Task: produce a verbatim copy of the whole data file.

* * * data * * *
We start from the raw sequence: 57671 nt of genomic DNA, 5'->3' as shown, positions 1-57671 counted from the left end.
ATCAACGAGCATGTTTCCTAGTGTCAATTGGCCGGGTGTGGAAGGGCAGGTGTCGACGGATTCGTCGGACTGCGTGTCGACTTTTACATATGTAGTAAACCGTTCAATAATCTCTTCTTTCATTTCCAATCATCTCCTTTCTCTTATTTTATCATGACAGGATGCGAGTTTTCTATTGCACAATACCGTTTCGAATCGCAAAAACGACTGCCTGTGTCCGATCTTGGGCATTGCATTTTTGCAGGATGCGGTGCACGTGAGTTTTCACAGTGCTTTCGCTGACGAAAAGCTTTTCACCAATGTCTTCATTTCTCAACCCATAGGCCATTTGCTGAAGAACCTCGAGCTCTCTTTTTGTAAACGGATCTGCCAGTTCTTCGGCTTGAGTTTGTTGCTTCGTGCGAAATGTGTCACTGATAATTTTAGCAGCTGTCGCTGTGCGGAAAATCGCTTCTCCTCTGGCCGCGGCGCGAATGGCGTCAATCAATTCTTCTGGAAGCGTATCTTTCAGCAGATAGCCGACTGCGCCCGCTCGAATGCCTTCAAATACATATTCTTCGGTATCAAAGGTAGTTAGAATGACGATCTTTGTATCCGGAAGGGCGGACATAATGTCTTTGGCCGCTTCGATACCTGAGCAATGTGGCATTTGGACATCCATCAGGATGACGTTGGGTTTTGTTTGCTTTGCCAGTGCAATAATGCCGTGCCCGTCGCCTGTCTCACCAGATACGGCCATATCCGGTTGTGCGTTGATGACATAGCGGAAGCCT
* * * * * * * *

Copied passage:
We start from the raw sequence: 57671 nt of genomic DNA, 5'->3' as shown, positions 1-57671 counted from the left end.
ATCAACGAGCATGTTTCCTAGTGTCAATTGGCCGGGTGTGGAAGGGCAGGTGTCGACGGATTCGTCGGACTGCGTGTCGACTTTTACATATGTAGTAAACCGTTCAATAATCTCTTCTTTCATTTCCAATCATCTCCTTTCTCTTATTTTATCATGACAGGATGCGAGTTTTCTATTGCACAATACCGTTTCGAATCGCAAAAACGACTGCCTGTGTCCGATCTTGGGCATTGCATTTTTGCAGGATGCGGTGCACGTGAGTTTTCACAGTGCTTTCGCTGACGAAAAGCTTTTCACCAATGTCTTCATTTCTCAACCCATAGGCCATTTGCTGAAGAACCTCGAGCTCTCTTTTTGTAAACGGATCTGCCAGTTCTTCGGCTTGAGTTTGTTGCTTCGTGCGAAATGTGTCACTGATAATTTTAGCAGCTGTCGCTGTGCGGAAAATCGCTTCTCCTCTGGCCGCGGCGCGAATGGCGTCAATCAATTCTTCTGGAAGCGTATCTTTCAGCAGATAGCCGACTGCGCCCGCTCGAATGCCTTCAAATACATATTCTTCGGTATCAAAGGTAGTTAGAATGACGATCTTTGTATCCGGAAGGGCGGACATAATGTCTTTGGCCGCTTCGATACCTGAGCAATGTGGCATTTGGACATCCATCAGGATGACGTTGGGTTTTGTTTGCTTTGCCAGTGCAATAATGCCGTGCCCGTCGCCTGTCTCACCAGATACGGCCATATCCGGTTGTGCGTTGATGACATAGCGGAAGCCT